As Simon mentions above, firstly check where the sun comes in, or doesn't, before you make your choices. Then, consider how you want the energy in space to feel. 

'Dining rooms, living rooms, sunrooms, foyers, and offices are great spots to use a warm palette,' adds Jillian Hayward Schaible, principal of Susan Hayward Interiors. 'Bedrooms, bathrooms, kitchens, family rooms, and living rooms are great for cool colors. A relaxing, serene, and clean color palette is the perfect choice for any of these rooms. It can help create an energizing and welcoming feel to the space.'

Can you have both warm and cool colors in one space?

warm vs cool colors, green and white/neutral living room with botanical prints, mirrors, two green couches, botanical print upholstered armchair

(Image credit: Caitlyn Kah Interiors/Carmel Brantley)

You can of course use both successfully if you want to and whichever you choose can be used as an accent – a terracotta pillow on a green couch, or a natural coir carpet that will add both warmth and texture, Palm Beach-based interior designer, Caitlin Kah explains: 

'When done right, using warm and cool colors in your decorating scheme can actually make a home feel more balanced and fresh than just sticking with one or the other. I generally like to have one set of colors that hold down the room, and then introduce the other set by way of accessories, like cushions or objects, or a really strong accent piece, like a chaise lounge or a piece of artwork.'

'As a rule of thumb, I like to mix warm and cool colors that have the same level of intensity or vibrancy as opposed to mixing a warm and moody brown, like cognac, with a bold, bright primary color.'

How do I decorate with warm and cool colors?

warm vs cool colors, modern living room with retro sideboard and tan leather armchairs, modern artwork, large glass topped coffee table, white walls

(Image credit: TR Studio)

Balance is key when you're decorating with both warm and cool colors. For example, you can take a cool minimalist space like this minimalist living room and visually warm it up with tan leather snuggler armchairs and artwork that ties in similar colors. Furniture also plays a part, color doesn't need to just come from paint. 

We asked Tom Ruth, director of TR Studio for his expert advice on how to make it work:

'The trick is knowing how to mix warm and cool colors and tones together but it’s not hard – it’s all about balance.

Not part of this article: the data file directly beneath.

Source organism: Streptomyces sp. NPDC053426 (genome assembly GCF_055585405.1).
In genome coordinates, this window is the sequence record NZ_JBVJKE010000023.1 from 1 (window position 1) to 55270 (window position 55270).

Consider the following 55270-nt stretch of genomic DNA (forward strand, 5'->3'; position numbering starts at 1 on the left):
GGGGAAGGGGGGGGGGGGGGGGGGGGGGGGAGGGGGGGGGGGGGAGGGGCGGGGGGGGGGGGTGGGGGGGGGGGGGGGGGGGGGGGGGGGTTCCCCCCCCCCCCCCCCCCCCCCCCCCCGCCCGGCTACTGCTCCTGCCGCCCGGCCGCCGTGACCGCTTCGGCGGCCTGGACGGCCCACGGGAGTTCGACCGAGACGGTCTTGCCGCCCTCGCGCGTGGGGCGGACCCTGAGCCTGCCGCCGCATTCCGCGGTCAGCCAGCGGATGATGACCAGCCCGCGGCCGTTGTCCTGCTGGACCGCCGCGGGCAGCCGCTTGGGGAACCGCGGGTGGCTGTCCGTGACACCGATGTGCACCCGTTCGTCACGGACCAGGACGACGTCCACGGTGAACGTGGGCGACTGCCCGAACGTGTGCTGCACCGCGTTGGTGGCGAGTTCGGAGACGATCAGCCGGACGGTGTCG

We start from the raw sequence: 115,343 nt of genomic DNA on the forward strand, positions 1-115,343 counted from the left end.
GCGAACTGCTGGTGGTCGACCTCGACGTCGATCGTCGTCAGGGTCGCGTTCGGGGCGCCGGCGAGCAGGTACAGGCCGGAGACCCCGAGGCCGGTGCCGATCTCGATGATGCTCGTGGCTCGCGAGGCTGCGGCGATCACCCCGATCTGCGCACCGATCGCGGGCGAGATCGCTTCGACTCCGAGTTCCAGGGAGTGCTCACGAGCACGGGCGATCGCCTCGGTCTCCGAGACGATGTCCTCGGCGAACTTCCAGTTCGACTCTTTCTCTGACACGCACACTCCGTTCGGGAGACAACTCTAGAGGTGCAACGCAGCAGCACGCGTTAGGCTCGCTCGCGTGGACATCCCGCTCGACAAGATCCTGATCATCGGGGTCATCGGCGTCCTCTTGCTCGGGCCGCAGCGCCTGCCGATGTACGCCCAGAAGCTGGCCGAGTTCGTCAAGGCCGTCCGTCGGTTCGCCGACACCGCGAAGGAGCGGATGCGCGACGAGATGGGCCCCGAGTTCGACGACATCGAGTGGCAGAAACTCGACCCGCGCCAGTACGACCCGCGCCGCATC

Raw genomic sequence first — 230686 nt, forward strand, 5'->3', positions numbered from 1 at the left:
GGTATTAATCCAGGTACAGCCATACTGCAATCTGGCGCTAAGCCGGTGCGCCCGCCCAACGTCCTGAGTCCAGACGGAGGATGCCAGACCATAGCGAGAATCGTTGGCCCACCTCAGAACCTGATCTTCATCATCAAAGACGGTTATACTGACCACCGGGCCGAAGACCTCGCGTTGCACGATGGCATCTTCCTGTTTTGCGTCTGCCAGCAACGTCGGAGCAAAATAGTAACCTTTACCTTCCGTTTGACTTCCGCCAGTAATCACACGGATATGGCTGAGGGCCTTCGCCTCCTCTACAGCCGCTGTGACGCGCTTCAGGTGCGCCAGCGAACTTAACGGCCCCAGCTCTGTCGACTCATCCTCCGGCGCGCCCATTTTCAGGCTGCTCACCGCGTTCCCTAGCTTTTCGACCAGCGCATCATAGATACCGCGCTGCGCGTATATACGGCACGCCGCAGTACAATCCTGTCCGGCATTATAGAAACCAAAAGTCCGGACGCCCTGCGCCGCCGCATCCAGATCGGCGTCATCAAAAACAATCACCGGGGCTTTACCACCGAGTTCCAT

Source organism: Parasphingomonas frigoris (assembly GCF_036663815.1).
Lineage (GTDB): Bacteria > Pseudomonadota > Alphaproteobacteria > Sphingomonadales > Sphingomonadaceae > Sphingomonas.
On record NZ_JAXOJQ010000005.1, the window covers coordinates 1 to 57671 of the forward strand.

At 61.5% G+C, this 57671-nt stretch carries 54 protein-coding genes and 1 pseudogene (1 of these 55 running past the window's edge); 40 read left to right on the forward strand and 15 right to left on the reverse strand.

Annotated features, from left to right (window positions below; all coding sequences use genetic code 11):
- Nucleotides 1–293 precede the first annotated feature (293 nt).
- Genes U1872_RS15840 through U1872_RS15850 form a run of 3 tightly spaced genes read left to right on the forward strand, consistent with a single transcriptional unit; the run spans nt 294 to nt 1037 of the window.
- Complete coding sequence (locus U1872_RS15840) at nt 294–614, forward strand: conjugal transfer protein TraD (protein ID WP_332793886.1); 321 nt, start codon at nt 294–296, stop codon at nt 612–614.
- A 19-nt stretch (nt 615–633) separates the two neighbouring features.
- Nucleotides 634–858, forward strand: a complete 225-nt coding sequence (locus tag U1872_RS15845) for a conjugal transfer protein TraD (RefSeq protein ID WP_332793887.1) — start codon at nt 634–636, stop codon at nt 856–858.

Often the natural light in your interior will dictate if the space itself leans toward one or the other – does the space have a cool or warm undertone? Once you know this, you can elevate the scheme, warming it up or cooling it down with contrasting hues. Adding layers of contrast and blending warm and cool tones together is part of what makes a room feel curated and considered. Even with a neutral scheme paint, wood finishes, soft furnishings, hardware, and decorative accessories will either have a cool or warm undertone.

Most importantly your choices must work for you, regardless of trends. As a studio, we advocate timeless design that exudes elegance and everyday joy.'

Tom Rutt
Tom Rutt

Tom Rutt has worked in the offices of Norman Foster and Michaelis Boyd before founding TR Studios in 2015. 

Where do neutrals sit on the warm/cool scale?

warm vs cool colors, neutral dining space with hanging plants, bent wood pendant light, bench seating, earthy colors, open shelf

(Image credit: Studio Dean)

Decorating with neutrals can be either, depending on whether they are made up of cool or warm tones themselves. Take off-white as an example, it's a neutral but on the cooler side due to nearly being white. It also depends on what other colors you combine them with. 

'For us, warm is always the winner. Our homes should feel like a sanctuary and welcome us in. This is always achieved most successfully with the warm hug of a stone-based neutral, a trusty taupe, and a brown undertone. If you do err on the side of blues though, a deep inky tone paired with the warmth of a stone colour can work wonders. If you do choose to mix the warm and cooler tones they must always be very different in depth of color.' advises Cathy Dean, founder and CEO of Studio Dean

Sophie Warren-Smith
Contributing Editor

Sophie has been an interior stylist and journalist for over 20 years and has worked for many of the main interior magazines during that time, both in-house and as a freelancer. On the side, as well as being the News Editor for indie magazine, 91, she trained to be a florist in 2019 and launched The Prettiest Posy where she curates beautiful flowers for modern weddings and events. For H&G, she writes features about interior design – and is known for having an eye for a beautiful room.